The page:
Until recently, though, the only emergency personnel in New York trained to use naloxone were the state’s 7,500 paramedics, who have advanced training but are often not the first to arrive at the scene of an overdose.
Now, a pilot program in Suffolk, Nassau and four other New York regions is training emergency medical technicians — who have less training but are more likely to be the first to reach an overdose victim — how to use naloxone. There are 42,000 E.M.T.’s in New York, many of them also police officers and firefighters. The two-year pilot program is scheduled to end in 2014, when the State Department of Health will decide if all state E.M.T.’s should be trained. Since spring 2012, newly trained E.M.T.’s have administered naloxone to 197 people who overdosed.
A second statewide effort is aimed at getting naloxone into the hands of people without medical training, an effort spurred by a 2006 New York law that made it legal for community organizations and health departments to deliver naloxone training. Similar laws exist in at least a dozen cities and states, including New Jersey and Connecticut. People who might seek training could include parents of addicts or a volunteer who works with substance abusers.
A list of organizations that provide naloxone training is available on the State Health Department’s Web site. [http://www.health.ny.gov/diseases/aids/consumers/prevention/opioidprevention/index.htm] The training takes 10 minutes to one hour, and graduates are given small blue bags containing two doses of the drug.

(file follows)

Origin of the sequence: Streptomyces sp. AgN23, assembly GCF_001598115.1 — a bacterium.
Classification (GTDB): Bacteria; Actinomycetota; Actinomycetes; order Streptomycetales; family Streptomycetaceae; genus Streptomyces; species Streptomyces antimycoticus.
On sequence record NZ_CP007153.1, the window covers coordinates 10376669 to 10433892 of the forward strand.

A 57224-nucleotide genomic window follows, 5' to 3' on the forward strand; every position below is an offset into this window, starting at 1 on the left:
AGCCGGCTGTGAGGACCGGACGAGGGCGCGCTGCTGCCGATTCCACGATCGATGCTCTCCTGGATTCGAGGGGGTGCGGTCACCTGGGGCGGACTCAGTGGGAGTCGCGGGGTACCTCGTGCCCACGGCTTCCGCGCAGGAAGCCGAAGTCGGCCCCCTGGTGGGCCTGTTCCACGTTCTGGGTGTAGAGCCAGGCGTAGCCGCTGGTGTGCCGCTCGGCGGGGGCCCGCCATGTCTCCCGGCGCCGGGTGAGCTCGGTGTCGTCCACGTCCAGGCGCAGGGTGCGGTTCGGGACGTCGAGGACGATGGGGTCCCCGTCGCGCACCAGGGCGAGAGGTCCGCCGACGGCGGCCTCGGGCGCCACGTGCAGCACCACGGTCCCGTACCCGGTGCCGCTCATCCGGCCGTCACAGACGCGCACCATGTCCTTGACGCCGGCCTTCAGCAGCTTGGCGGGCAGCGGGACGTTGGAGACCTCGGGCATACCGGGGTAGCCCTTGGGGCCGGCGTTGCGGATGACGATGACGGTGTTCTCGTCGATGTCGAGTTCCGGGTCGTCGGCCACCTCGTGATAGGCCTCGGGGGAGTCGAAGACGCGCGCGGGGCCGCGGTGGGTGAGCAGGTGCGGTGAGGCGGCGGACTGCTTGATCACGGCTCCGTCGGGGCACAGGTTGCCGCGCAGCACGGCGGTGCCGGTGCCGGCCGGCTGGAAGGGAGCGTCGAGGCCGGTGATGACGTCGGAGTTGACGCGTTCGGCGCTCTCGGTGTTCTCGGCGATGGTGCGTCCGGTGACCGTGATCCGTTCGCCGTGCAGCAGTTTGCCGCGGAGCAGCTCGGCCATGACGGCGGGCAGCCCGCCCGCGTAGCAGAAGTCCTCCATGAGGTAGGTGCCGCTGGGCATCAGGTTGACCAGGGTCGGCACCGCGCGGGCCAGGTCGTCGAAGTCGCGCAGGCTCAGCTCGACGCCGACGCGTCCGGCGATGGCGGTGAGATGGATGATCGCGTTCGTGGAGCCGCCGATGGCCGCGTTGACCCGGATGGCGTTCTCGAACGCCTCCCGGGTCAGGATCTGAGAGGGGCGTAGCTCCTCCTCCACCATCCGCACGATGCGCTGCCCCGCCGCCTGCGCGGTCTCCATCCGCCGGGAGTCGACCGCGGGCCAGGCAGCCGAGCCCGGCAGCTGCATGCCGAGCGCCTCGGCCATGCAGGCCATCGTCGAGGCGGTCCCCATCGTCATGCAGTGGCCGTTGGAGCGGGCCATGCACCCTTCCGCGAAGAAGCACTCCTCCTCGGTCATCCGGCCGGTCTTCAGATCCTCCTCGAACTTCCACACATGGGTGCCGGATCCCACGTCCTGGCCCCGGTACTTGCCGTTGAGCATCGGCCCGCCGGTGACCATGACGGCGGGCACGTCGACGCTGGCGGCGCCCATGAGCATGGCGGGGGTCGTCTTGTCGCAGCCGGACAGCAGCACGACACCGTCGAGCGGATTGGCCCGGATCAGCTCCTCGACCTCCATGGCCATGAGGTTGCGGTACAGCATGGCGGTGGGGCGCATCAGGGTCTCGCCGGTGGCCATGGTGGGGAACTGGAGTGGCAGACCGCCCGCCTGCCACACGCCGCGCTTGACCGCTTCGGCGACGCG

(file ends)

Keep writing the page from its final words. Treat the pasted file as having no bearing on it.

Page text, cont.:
The recent addition of a nasal version of naloxone has made it easier for people without medical backgrounds to administer the drug. Still, some people caution against its widespread distribution.
Paul A. Werfel, who oversees the E.M.T. and paramedic training program at Stony Brook University on Long Island, said drug users can become combative after they are given naloxone. “The average E.M.T. in Suffolk may not necessarily have the tools to handle that,” he said.
Others, however, say that the drug’s lifesaving potential outweighs such concerns. A growing body of research about the drug’s effectiveness has turned many skeptics into advocates, said Dr. Sharon Stancliff, the medical director at the Harm Reduction Coalition, a national nonprofit group.
A study published in the Annals of Internal Medicine in 2012 found that one life could be saved for every 227 naloxone kits distributed to heroin users and those close to them.
“Public health moves slow,” Dr. Stancliff said. “This is really an extremely safe, safe medication.”
By JULIE TURKEWITZ
Published: August 21, 2013